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By Emil Danielyan

The lack of a significant rise in Armenia’s living standards after seven years of economic growth was termed a “paradox” Friday by a visiting senior World Bank official who urged the authorities to ensure benefits of development accrue to the entire population. Johannes Linn, the bank’s vice-president for Europe and Central Asia, said the authorities should strive to bring about economic betterment by "improving the business environment” -- the watchword of the World Bank’s new Country Assistance Strategy (CAS) for Armenia.



“Armenia has made a lot of progress. What we still see though is a lot of challenges that perhaps can be summarized in the form of a paradox,” Linn told a news conference in Yerevan at the end of a one-week tour of the south Caucasus. “On the one hand, we see good growth and macroeconomic stability. On the other, we still see a lot of poverty, limited domestic and foreign investment. We see a lot of progress in terms of policy reform and improved legislation, but at the same time hear a lot of skepticism among investors and the population about real progress.”

The chief challenge facing the Armenian government and international donors is “how to bridge this paradox and make sure the people and investors broadly feel that the progress is benefiting everyone,” he added.

The CAS report, which supports the government’s three-year interim poverty reduction program, was approved by the World Bank’s Board of Executive Directors on May 22. Both documents call for improving the business environment, strengthening public sector management and reducing corruption.

“Despite strong macroeconomic performance, the country has not benefited from commensurate job creation or poverty reduction. Human capital has deteriorated, in part through migration,” according to the CAS. It emphasizes the need to expand budget allocations to education, health and other areas.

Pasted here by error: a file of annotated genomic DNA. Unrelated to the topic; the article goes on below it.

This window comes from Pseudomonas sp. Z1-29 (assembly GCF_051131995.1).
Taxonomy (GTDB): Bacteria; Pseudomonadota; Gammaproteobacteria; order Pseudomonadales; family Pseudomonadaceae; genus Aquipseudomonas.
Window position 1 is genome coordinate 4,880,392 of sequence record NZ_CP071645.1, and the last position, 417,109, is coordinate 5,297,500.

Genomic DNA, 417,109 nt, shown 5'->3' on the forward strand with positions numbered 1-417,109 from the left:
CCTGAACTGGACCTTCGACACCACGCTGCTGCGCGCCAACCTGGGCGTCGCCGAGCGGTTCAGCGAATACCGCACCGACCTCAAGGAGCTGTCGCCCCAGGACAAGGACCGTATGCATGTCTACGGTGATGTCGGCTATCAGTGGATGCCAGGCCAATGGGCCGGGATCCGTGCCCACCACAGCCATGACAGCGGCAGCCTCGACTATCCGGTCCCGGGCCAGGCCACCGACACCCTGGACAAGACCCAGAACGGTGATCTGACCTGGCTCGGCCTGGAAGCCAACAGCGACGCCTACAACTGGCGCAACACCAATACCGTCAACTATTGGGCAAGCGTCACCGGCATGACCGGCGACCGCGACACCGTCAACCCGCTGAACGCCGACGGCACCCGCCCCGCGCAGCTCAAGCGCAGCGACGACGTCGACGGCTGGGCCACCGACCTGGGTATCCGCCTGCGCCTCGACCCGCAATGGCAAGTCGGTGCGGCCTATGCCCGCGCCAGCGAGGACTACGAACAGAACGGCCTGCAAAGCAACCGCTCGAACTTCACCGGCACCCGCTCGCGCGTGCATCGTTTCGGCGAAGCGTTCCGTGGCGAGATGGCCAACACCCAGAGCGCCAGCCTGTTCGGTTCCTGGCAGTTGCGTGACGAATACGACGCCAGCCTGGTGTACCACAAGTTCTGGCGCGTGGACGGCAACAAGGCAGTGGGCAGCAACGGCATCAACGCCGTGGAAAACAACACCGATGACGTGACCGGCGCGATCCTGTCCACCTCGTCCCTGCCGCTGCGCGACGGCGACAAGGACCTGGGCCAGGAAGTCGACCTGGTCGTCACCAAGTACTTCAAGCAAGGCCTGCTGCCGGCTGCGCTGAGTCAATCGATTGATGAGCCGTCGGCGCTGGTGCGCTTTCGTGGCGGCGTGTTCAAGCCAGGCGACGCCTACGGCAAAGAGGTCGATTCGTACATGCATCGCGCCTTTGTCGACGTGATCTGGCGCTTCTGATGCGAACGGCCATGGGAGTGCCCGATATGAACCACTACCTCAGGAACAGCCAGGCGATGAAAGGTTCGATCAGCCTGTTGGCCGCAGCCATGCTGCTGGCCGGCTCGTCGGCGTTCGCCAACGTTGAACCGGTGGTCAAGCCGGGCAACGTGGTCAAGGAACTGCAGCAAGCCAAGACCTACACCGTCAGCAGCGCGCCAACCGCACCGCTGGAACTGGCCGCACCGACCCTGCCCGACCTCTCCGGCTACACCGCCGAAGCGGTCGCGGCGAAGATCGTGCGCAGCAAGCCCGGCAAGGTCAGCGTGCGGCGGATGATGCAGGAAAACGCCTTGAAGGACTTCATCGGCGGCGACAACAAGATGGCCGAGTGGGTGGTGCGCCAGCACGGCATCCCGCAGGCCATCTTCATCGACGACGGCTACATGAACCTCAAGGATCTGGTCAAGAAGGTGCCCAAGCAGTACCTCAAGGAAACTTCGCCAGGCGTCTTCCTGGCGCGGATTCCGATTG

The new CAS points to the “narrow base” of Armenian growth, which has averaged 5.5 percent per annum since 1994 and, according to the World Bank, had a “limited impact on job generation and, hence, on poverty.” “Overall, most growth has taken place outside the manufacturing sector -- the very sector where Armenia may have the strongest comparative advantage, particularly through its educated labor force,” the document concludes. “Agriculture and construction have been the main contributors to GDP growth, but even in these sectors real labor incomes have grown relatively slowly.”

The absence of a “large-scale entry of new private enterprises” and substantial investments is singled out as the root cause of Armenia’s failure to reduce widespread poverty.

In an interview with RFE/RL last week, the World Bank’s chief Armenia economist, Lev Freinkman, similarly warned that the Armenian economy will run out of steam in the next several years unless the authorities take radical steps to make it more attractive to private investors. “Factors that fuelled growth in the last five or six years are not long-term ones, and that is of great concern to us,” Freinkman said.

But Linn, who met with President Robert Kocharian and other senior Armenian officials on Thursday, struck a more optimistic note, saying that he is “very pleased” with this year’s macroeconomic indicators. He praised government efforts to improve the investment climate and reform Armenian civil service. He said the existing GDP growth rates can be maintained even without a resolution of the Nagorno-Karabakh conflict, which Western analysts believe is vital for Armenia’s economic revival.

“We see a continuation of this growth feasible because Armenia has been able to work around some of the issues of blockade and other difficulties created by the conflict,” Linn explained. “So we see the improvement in the business climate and policies as a very helpful contribution to maintaining the growth. There is no question, however, that with peace, fully open borders and regional cooperation growth could be higher and life better.”

The World Bank is Armenia’s largest single creditor with a total of $654 million worth of various loans approved to date. The bank envisages to provide between $150 million and $190 million in additional loans within the next three years.

Linn announced that the World Bank will further increase its economic assistance to Armenia, Azerbaijan and Georgia if they find solutions to ethnic conflicts in Karabakh and elsewhere in the volatile region. He said a settlement of the conflicts “would much enhance the prospects for in-depth and extensive regional cooperation,” adding that peace in the south Caucasus is also “highly desirable” because it would enable the three states facing similar economic problems to “share their experiences and lessons.”

All three nations are still reeling from the economic collapse of the early 1990s. Many economists believe that economic integration would held them attract more badly needed foreign investments.
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